The Foundation’s proposal was to serve as offices for nonprofit organizations and the Santa Rosa County Veterans Memorial, a site for the downtown farmers’ market, and as a festival area.  The Foundation acquired conceptual renderings of what the Heritage Center might look like once completed, secured funding to begin the project, and gathered volunteers to start restoring the house.  However, very unfortunately, for reasons beyond the Foundation’s control, the Foundation was informed the house had to be relocated after all.  As a result, an individual purchased the house from Santa Rosa County and relocated it to neighboring Bagdad with hopes of restoring its to its former glory to serve a public purpose. However, in 2017, the house was dismantled for salvage.

The Mason-Allen House Project was partially funded by materials donated by The Home Depot Foundation, funds from the Blackwater River Foundation, technical assistance by the Florida Division of Historical Resources, and volunteers from Clearwire Wireless Corp., the Help They Neighbors Volunteer Center (RSVP), and Main Street Milton.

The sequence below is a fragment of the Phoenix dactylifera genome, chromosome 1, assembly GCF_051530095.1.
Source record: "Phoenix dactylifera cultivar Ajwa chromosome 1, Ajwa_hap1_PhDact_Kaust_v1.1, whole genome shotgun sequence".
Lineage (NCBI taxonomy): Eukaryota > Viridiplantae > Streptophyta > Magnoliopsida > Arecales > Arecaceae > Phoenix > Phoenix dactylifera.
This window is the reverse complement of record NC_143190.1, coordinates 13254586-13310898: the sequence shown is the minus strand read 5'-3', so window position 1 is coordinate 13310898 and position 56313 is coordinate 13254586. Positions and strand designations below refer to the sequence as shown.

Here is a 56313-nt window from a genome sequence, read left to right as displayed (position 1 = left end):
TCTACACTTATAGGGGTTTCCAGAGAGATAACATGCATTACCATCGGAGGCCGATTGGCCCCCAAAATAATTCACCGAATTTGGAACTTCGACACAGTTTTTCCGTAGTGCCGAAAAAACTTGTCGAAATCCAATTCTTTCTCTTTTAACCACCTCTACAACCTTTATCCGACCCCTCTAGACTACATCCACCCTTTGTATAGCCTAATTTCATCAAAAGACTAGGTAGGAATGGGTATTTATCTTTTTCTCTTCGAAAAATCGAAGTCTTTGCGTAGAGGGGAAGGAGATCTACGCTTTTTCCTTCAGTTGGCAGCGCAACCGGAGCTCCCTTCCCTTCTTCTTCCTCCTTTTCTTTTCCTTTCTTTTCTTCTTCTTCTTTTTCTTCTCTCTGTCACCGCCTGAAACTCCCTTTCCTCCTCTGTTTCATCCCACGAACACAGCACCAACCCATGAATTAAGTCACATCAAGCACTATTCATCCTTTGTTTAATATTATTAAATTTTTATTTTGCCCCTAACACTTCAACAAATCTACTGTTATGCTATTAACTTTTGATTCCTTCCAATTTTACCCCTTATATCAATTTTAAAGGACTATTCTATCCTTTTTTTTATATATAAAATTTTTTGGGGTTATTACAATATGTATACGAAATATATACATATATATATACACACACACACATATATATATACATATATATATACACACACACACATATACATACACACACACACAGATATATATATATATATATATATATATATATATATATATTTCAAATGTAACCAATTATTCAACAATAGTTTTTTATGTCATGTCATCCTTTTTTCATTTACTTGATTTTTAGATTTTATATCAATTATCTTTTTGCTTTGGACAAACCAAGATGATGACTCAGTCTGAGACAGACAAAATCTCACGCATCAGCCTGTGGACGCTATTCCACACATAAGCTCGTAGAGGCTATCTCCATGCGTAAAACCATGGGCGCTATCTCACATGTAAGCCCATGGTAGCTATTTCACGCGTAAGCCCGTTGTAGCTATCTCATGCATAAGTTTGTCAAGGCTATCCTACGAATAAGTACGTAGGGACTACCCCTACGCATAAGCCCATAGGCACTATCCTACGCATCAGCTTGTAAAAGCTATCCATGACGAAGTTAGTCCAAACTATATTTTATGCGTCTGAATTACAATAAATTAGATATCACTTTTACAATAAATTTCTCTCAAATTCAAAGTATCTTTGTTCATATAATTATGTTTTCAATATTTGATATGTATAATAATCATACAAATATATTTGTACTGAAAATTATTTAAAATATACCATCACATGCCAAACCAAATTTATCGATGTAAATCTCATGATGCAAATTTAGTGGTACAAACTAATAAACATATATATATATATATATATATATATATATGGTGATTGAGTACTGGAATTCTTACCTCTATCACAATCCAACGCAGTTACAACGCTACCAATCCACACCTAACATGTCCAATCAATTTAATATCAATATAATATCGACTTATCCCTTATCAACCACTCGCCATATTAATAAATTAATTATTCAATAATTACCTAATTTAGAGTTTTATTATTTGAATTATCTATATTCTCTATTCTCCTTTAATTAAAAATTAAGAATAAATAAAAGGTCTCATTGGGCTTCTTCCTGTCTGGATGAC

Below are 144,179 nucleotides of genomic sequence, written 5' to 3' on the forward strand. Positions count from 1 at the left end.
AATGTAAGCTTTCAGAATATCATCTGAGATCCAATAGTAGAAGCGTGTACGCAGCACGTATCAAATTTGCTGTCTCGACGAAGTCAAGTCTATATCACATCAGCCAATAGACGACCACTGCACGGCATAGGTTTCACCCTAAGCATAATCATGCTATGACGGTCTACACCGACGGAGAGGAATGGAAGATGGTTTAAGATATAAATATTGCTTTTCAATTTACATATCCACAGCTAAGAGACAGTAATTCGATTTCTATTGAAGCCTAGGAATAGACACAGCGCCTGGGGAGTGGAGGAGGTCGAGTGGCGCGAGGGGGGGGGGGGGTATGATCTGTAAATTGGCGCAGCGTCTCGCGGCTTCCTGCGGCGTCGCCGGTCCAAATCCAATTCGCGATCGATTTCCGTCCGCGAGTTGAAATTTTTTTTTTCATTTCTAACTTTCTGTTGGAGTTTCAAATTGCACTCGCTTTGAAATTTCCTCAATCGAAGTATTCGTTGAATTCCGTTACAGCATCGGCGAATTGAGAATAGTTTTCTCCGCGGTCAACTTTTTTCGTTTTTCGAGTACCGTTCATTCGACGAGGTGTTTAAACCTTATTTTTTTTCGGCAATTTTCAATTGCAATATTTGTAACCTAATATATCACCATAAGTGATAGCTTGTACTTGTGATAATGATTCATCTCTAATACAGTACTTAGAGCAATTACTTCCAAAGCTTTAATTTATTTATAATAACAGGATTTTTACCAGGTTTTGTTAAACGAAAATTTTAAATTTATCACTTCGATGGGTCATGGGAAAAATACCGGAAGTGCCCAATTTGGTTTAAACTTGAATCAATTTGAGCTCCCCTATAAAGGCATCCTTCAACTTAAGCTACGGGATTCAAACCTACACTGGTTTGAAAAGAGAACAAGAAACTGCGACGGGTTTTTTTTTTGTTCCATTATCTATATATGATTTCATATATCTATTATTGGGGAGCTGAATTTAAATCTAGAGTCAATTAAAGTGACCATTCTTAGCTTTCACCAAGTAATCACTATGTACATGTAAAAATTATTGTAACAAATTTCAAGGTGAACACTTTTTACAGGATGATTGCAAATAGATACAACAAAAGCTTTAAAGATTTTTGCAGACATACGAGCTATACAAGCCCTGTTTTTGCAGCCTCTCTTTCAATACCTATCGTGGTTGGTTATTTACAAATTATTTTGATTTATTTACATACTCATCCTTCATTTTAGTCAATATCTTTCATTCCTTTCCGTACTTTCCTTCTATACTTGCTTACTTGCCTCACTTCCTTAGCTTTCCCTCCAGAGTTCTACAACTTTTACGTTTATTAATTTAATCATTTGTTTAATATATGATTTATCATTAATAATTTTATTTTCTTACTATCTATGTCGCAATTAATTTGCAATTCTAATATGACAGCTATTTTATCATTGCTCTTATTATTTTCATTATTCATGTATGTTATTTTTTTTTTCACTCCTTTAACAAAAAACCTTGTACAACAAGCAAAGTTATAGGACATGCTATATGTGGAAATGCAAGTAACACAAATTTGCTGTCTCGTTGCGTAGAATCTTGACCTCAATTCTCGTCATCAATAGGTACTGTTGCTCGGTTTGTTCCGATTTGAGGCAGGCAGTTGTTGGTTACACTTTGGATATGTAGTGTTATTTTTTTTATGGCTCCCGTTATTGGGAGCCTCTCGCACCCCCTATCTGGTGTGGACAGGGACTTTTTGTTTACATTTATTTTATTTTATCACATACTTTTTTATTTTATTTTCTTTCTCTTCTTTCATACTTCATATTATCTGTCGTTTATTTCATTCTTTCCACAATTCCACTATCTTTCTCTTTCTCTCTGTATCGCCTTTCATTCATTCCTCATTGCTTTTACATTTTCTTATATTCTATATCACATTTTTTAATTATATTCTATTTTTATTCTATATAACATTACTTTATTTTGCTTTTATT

Mount Bethel Baptist Church Steeple Reconstruction

In 2008, the Foundation provided financial and organizational assistance to Mount Bethel Baptist Church in order to obtain architectural renderings for the reconstruction of a steeple that was removed in the 1970s from its circa-1910 church building in Bagdad.   The building is empty and unused at this time, but with the architectural renderings of the church, the Foundation hopes to apply for historic preservation grants to rebuild the steeple to resemble its historical appearance and provide the church an opportunity to open the building for public use.

Pictured above is the conceptual rendering of Mt. Bethel Baptist Church with a reconstructed steeple.